intersection.Add(pivot);
if (aPivotStart > aStart && bPivotStart > bStart)
IntersectionRecursive(a, b, aStart, aPivotStart  1,
bStart, bPivotStart  1,
intersection);
if (aPivotStart + aPivotLen  1 < aEnd &&
bPivotStart + bPivotLen  1 < bEnd)
IntersectionRecursive(a, b, aPivotStart + aPivotLen, aEnd,
bPivotStart + bPivotLen, bEnd,
intersection);
}
static void Partition(int[] a,int start,int end,int pivot,
out int pivotStart, out int pivotLen)
{
int i = start;
while (i <= end)
{
if (a[i] < pivot)
{
a[start++] = a[i++];
}
else if (a[i] == pivot)
{
i++;
}
else
{
int tmp = a[end];
a[end] = a[i];
a[i] = tmp;
end;
}
}
for (i = start; i <= end; i++)
a[i] = pivot;
pivotStart = start;
pivotLen = end  start + 1;
}
static int MedianOfMedians(int[] a,int start,int end)
{
while (end > start + 1)
{
int pos = start;
for (int segment = start; segment < end; segment += 5)
{
int tmp;
int segmentEnd = segment + 5;
if (segmentEnd > end)
segmentEnd = end;
for (int i = segment; i < segmentEnd  1; i++)
for (int j = i + 1; j < segmentEnd; j++)
if (a[i] > a[j])
{
tmp = a[i];
a[i] = a[j];
a[j] = tmp;
}
int middlePos = (segment + segmentEnd  1) / 2;
tmp = a[pos];
a[pos] = a[middlePos];
a[middlePos] = tmp;
pos++;
}
end = pos;
}
return a[start];
}
static List<int> IntersectionFullSort(int[] a,int[] b)
{
Array.Sort(a);
Array.Sort(b);
List<int> intersection = new List<int>();
int i = 0;
int j = 0;
while (i < a.Length && j < b.Length)
{
if (a[i] == b[j])
{
intersection.Add(a[i]);
i++;
j++;
}
else if (a[i] < b[j])
{
i++;
}
else
{
j++;
}
}
return intersection;
}
static List<int> IntersectionIndexing(int[] a,int[] b)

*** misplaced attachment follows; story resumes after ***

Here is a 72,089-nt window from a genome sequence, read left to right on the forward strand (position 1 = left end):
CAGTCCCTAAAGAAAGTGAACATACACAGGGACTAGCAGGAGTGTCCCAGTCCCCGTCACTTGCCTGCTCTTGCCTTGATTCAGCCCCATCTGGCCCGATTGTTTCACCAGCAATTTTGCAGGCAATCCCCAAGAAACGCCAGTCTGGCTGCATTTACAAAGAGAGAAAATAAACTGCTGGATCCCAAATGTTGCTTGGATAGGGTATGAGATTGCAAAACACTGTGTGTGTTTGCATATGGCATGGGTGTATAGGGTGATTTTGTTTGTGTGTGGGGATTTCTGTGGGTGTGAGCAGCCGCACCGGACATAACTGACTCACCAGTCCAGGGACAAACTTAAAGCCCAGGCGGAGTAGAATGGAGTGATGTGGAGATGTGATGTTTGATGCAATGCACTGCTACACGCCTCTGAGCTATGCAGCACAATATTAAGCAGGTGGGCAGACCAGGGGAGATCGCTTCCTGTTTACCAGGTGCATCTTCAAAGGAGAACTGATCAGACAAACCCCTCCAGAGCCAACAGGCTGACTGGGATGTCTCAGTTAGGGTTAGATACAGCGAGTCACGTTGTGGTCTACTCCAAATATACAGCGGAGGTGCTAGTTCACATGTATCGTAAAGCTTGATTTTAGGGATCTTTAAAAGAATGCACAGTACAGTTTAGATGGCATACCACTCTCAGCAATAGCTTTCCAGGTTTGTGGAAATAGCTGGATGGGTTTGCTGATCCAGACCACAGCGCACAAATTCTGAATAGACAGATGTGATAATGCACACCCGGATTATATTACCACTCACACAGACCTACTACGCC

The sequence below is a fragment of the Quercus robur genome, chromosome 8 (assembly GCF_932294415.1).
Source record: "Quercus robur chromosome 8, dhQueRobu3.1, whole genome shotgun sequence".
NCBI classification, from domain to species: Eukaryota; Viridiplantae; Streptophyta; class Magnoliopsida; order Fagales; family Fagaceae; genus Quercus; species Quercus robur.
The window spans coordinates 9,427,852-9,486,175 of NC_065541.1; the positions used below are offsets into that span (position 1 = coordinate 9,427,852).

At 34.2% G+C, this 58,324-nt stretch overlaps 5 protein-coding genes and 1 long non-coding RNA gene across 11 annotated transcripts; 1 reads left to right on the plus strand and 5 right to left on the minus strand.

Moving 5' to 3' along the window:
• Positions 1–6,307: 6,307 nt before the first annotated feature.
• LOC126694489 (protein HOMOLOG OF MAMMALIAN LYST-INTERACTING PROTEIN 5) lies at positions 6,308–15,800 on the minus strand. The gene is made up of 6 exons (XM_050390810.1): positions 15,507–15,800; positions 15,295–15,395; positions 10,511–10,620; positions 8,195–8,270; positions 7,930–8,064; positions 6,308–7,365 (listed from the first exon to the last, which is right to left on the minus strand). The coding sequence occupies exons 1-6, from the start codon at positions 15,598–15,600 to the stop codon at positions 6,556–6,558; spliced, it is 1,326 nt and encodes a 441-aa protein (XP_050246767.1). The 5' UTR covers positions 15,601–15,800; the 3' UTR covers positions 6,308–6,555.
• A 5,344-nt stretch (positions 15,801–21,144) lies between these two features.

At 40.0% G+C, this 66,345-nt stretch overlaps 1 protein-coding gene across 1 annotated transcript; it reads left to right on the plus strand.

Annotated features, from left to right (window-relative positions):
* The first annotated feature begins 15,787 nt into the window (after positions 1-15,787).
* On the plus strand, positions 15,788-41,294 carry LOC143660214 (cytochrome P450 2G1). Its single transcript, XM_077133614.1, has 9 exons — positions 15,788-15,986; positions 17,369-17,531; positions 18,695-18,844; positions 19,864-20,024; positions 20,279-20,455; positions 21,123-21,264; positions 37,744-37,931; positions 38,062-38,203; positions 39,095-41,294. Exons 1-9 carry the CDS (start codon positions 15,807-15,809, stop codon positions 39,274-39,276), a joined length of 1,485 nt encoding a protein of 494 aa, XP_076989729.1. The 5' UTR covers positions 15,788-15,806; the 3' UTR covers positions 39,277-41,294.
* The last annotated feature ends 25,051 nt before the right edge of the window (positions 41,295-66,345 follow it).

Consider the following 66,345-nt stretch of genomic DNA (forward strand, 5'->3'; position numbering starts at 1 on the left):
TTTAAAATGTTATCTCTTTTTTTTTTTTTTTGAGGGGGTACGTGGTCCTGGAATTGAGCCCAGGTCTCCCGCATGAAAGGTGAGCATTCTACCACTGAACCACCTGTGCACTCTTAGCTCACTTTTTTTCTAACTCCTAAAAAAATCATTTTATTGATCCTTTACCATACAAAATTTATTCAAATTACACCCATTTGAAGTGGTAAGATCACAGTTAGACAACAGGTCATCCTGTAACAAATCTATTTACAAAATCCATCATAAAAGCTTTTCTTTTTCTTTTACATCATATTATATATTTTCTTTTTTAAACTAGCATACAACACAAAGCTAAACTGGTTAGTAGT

{
List<int> intersection = null;
if (a.Length > b.Length)
{
intersection = IntersectionIndexing(b, a);
}
else
{
Hashtable hash = new Hashtable();
intersection = new List<int>();
for (int i = 0; i < a.Length; i++)
{
if (hash.Contains(a[i]))
hash[a[i]] = (int)hash[a[i]] + 1;
else
hash.Add(a[i], 1);
}
for (int i = 0; i < b.Length; i++)
{
int count = 0;
if (hash.Contains(b[i]))
count = (int)hash[b[i]];
if (count > 1)
{
intersection.Add(b[i]);
hash[b[i]] = count  1;
}
else if (count == 1)
{
intersection.Add(b[i]);
hash.Remove(b[i]);
}
}
}
return intersection;
}
static int[] CopyArray(int[] a)
{
int[] b = newint[a.Length];
a.CopyTo(b, 0);
return b;
}
static int[] CreateArray(int len,int rangeLow,int rangeHigh)
{
int[] a = newint[len];
for (int i = 0; i < len; i++)
a[i] = _rnd.Next(rangeLow, rangeHigh);
return a;
}
delegate List<int> IntersectionAlgorithm(int[] a,int[] b);
static void RunPerformanceTest()
{
int range = 50000;
int length = 300000;
int repeatsCount = 10;
double[,] timeSpent = new double[3, 101];
IntersectionAlgorithm[] algorithms =
new IntersectionAlgorithm[3]
{
IntersectionFullSort,
IntersectionPartialSort,
IntersectionIndexing
};
for (int repeat = 0; repeat < repeatsCount; repeat++)
{
for (int overlap = 0; overlap <= 100; overlap++)
{
int snap = range * (100  overlap) 100;
int[] a = CreateArray(length, 0, range);
int[] b = CreateArray(length, snap, range + snap);
for (int alg = 0; alg < algorithms.Length; alg++)
{
int[] aCopy = CopyArray(a);
int[] bCopy = CopyArray(b);
DateTime tsStart = DateTime.UtcNow;
algorithms[alg](aCopy, bCopy);
DateTime tsEnd = DateTime.UtcNow;
timeSpent[alg, overlap] +=
(tsEnd  tsStart).TotalMilliseconds;
}
}
}
for (int percent = 0; percent <= 100; percent++)
{
Console.Write("{0,4}%", percent);
for (int i = 0; i < 3; i++)
Console.Write("\t{0:0}",
timeSpent[i, percent] repeatsCount);
Console.WriteLine();
}
}
static int[] ReadArray()
{
Console.Write("Enter array elements (ENTER to exit): ");
string[] elements =
Console
.ReadLine()
.Split(new char[] { ' ' },
StringSplitOptions.RemoveEmptyEntries);
int[] a = null;
if (elements.Length > 0)